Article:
The First Book of Samuel

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Wm. B. Eerdmans Publishing, Mar 15, 2007 - Religion - 698 pages
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David and Goliath, the call of Samuel, the witch of Endor, David and Bathsheba — such biblical stories are well known. But the books of 1 and 2 Samuel, where they are recorded, are among the most difficult books in the Bible. The Hebrew text is widely considered corrupt and sometimes even unintelligible. The social and religious customs are strange and seem to diverge from the tradition of Moses. In this first part of an ambitious two-volume commentary on the books of Samuel, David Toshio Tsumura sheds considerable light on the background of 1 Samuel, looking carefully at the Philistine and Canaanite cultures, as he untangles the difficult Hebrew text.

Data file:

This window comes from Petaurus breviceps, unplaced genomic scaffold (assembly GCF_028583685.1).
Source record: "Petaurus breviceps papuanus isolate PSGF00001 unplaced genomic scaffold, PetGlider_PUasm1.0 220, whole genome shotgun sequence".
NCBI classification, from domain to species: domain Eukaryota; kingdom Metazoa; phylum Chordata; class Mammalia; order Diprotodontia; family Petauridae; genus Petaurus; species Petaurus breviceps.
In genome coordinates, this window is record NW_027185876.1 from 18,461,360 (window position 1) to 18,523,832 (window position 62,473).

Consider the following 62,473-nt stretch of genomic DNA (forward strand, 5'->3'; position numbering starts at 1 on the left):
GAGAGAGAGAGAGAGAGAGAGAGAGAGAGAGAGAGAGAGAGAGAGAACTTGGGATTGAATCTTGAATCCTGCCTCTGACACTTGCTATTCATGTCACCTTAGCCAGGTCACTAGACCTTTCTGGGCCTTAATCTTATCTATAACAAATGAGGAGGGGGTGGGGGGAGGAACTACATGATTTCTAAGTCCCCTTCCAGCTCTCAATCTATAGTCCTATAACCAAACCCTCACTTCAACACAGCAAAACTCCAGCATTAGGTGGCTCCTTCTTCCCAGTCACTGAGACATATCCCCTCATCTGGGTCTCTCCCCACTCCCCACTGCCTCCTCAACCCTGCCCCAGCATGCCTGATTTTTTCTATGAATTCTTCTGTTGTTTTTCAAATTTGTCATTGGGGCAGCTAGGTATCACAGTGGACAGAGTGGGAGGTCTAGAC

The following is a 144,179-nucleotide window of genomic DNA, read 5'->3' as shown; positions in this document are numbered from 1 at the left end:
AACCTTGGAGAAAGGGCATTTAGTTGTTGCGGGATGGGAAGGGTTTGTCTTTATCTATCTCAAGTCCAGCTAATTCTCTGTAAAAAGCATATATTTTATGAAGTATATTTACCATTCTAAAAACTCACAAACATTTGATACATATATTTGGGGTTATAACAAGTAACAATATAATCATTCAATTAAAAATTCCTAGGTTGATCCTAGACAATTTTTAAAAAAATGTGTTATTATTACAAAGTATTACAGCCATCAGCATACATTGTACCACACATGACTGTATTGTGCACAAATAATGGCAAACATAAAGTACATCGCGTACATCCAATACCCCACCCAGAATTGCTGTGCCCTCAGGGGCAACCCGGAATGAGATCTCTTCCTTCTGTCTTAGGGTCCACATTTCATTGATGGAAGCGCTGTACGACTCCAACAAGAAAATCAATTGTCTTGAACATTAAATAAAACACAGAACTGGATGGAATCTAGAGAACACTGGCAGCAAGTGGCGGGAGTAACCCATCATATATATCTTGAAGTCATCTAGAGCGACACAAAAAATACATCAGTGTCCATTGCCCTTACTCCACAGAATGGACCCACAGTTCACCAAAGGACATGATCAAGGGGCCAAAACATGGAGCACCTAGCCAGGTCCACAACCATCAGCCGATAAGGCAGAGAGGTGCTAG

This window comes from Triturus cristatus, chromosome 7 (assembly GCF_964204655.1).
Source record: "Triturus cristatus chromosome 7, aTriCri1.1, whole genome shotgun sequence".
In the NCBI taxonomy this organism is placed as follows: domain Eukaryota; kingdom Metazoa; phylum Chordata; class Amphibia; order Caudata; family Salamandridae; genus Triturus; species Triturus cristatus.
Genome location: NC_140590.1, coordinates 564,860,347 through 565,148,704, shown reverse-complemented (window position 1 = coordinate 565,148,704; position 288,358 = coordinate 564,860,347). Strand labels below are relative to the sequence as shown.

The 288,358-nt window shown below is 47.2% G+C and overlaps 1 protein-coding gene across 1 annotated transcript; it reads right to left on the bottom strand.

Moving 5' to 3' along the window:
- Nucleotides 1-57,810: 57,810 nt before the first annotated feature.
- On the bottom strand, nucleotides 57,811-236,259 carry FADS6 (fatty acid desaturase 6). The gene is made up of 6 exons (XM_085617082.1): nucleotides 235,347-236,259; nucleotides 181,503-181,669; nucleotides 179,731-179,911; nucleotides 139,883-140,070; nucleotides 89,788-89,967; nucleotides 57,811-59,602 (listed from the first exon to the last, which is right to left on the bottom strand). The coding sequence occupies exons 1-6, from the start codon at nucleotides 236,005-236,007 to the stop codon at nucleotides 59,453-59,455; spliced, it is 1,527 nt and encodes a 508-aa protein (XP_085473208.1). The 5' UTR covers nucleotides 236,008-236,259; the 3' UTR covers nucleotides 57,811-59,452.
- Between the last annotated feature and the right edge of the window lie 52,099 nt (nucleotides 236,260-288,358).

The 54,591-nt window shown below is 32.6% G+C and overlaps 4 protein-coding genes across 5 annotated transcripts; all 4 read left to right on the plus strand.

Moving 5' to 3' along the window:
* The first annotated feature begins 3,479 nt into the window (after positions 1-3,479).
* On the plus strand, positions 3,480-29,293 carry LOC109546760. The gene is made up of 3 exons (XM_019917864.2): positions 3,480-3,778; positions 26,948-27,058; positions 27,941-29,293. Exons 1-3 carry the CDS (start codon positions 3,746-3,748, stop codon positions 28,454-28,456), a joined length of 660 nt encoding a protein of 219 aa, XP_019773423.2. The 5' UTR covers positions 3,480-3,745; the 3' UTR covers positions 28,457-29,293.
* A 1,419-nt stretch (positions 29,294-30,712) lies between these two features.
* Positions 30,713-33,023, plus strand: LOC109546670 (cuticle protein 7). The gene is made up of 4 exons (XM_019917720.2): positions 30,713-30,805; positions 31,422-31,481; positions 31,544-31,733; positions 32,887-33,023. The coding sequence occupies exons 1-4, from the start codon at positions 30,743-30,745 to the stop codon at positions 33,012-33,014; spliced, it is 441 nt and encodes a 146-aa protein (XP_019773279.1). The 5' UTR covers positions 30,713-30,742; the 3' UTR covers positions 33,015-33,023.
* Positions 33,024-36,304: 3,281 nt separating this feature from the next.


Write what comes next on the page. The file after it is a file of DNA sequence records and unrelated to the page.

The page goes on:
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LibraryThing Review

User Review  - StephenBarkley - LibraryThing

Tsumura's entry in Eerdman's NICOT commentary series is strong. Here is where it's most useful: 1. Ancient Hebrew: The core of this commentary is Tsumura's ability to bring out the meaning of the ... Read full review

Contents

INTRODUCTION
1
TEXT
2
DATE AND AUTHORSHIP
11
HISTORICAL AND RELIGIOUS BACKGROUND
33
GRAMMAR AND SYNTAX
46
DISCOURSE ANALYSIS
49
PROSE AND POETRY
55
LITERARY STRUCTURE AND THEMES
65
PURPOSE OF 1 SAMUEL
73
SELECT BIBLIOGRAPHY
81
STORY OF SAMUEL WITH THE EMBEDDED
103
11535
262
13113
412
INDEXES
657
MODERN AUTHORS
668
Copyright

THEOLOGY OF 1 SAMUEL
69

Common terms and phrases

About the author (2007)

David Toshio Tsumura is professor of Old Testament at Japan Bible Seminary, Tokyo, chairman of the Tokyo Museum of Biblical Archaeology, and editor of Exegetica: Studies in Biblical Exegesis.

Bibliographic information